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Home :: Archive :: 2006 :: October ::
Sonnet 125
The Shakespeare Conference: SHK 17.0892  Monday, 9 October 2006

From: 		Peter Farey <
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Date: 		Monday, 9 Oct 2006 13:25:34 +0100
Subject: 	Sonnet 125

The humanities.lit.authors.shakespeare newsgroup has been discussing 
Sonnet 125 recently, and I find myself ever more astonished at how few 
(if any?) commentators are prepared to accept that the canopy mentioned 
in the first line is more likely to be that carried over the host in an 
Eucharistic procession rather than one borne over the monarch.

In the course of our discussion, far more possible references to Holy 
Communion came to light than I have seen mentioned anywhere else, and I 
thought that some members of the Shakespeare Conference might find them 
interesting. My interpretation of the whole thing starts by assuming it 
carries on from Sonnet 124, in which he says that it's safer not to have 
beliefs which can become dangerous if not shared by those in power, and 
cites (as I think 125 shows) Catholic subversives as an example.

He says that it would not matter to him, as it clearly does to them, 
whether he carried the wholly catholic Eucharistic canopy or not. Here 
are the references, which I will leave others to apply as they wish.
                              125
  1  VVer't ought to me I bore the canopy,
  2  With my extern the outward honoring,
  3  Or layd great bases for eternity,
  4  Which proues more short then wast or ruining?
  5  Haue I not seene dwellers on forme and fauor
  6  Lose all,and more by paying too much rent
  7  For compound sweet;Forgoing simple sauor,
  8  Pittifull thriuors in their gazing spent.
  9  Noe,let me be obsequious in thy heart,
10  And take thou my oblacion,poore but free,
11  Which is not mixt with seconds,knows no art,
12  But mutuall render onely me for thee.
13     Hence,thou subborndInformer, a trew soule
14     When most impeacht,stands least in thy controule.

  1  VVer't ought to me I bore the canopy,

OED 1.b. spec. A covering over a shrine, or over the Host when borne in 
procession. 1556 Chron. Gr. Friars (1852) 94 The byshoppe bereynge the 
sacrament under a canapy.

  2  With my extern the outward honoring,

 From the 1604 Catechism:

"Question. How many parts be there in a Sacrament?
Answere. Two; the outward visible signe, and the inward spirituall grace."

"Question. What is the outward part or signe of the Lords Supper?
Answere. Bread and wine, which the Lord hath commanded to bee received."

  3  Or layd great bases for eternity,

 From the 1559 Book of Common Prayer, Holy Communion section (BCP,HC):
"Charge them whyche are ryche in thys worlde, that they be ready to 
give, and glade to distribute, laying up in store for them selves a good 
foundacion, against the time to come, that they may attayne eternal 
lyfe. i Tim. vi."

  7  For compound sweet;Forgoing simple sauor,

The phrase "sweet savour" appears in Genesis once, Exodus 3 times; 
Leviticus 16 times; Numbers 18 times; and Ezekiel 4 times, always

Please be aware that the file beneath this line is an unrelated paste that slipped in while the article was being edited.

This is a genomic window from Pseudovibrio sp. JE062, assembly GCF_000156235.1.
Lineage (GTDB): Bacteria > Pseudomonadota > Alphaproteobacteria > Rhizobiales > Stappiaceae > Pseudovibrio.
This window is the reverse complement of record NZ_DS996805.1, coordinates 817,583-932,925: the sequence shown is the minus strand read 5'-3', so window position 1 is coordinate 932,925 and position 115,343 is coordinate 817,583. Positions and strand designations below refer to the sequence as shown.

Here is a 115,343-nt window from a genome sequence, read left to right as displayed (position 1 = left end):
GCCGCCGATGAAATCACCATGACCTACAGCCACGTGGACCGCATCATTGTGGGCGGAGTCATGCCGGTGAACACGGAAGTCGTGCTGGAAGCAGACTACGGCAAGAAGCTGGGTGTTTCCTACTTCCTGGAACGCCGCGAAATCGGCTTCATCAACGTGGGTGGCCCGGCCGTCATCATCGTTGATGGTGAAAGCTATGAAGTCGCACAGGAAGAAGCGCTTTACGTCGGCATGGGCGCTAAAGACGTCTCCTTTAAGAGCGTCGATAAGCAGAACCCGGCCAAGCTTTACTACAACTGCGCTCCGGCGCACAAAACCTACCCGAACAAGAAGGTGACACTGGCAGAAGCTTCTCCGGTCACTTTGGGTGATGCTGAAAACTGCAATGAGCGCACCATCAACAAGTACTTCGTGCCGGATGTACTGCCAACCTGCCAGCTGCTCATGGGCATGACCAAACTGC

concerning a sacrifice to God.

  8  Pittifull thriuors in their gazing spent.

from Article 25: "The Sacraments were not ordained of Christ to be gazed 
upon or to be carried about...", and Article 28: "The Sacrament of the 
Lord's Supper was not by Christ's ordinance reserved, carried about, 
lifted up, or worshipped."

  9  Noe,let me be obsequious in thy heart,

"[T]ake and eate this in remembraunce that Christ died for thee, feede 
on him in thine heart by faith, with thankesgevynge." (BCP,HC)

10  And take thou my oblacion,poore but free,

Christ, on the cross, "made ther (by his one oblation of himself once 
offered) a ful, perfect and sufficient sacrifice, oblation, and 
satisfaction for the synnes of the whole worlde". (BCP, HC)

11  Which is not mixt with seconds,knows no art,

OED 5. pl. Comm. A quality (of bricks, flour, etc.) second and inferior 
to the best.

"...[I]t shall suffice that the breade be suche as is usual to be eaten 
at the table, with other meates, but the beste and purest wheate breade, 
that conveniently may be gotten." (BCP,HC)

12  But mutuall render onely me for thee.

"And here we offer and presente unto the, O Lord, our selves, our 
soules, and bodies, to be a reasonable, holy, and lively sacrifice unto 
the". (BCP,HC)

"Then saith he unto them, Render therefore unto Caesar the things which 
are Caesar's; and unto God the things that are God's." (Matt. 22:21)

13     Hence,thou subborndInformer, a trew soule
14     When most impeacht,stands least in thy controule.

"...partakers of his moste blessed body and bloude, who in the same 
night that he was betraied, toke bread..." (BCP,HC)

"Therfore if any of you be a blasphemer of god, an hinderer or 
slaunderer of his worde, an adulterer, or be in malyce or envye, or in 
anye other grevous crime, bewaile your Sinnes, and come not to this holy 
table, lest after the taking of that holy sacrament, the devil enter 
into you, as he entred into Judas, and fil you full of al iniquities, 
and bring you to destruction both of bodye and soule." (BCP,HC)

Peter Farey
http://www2.prestel.co.uk/rey/index.htm

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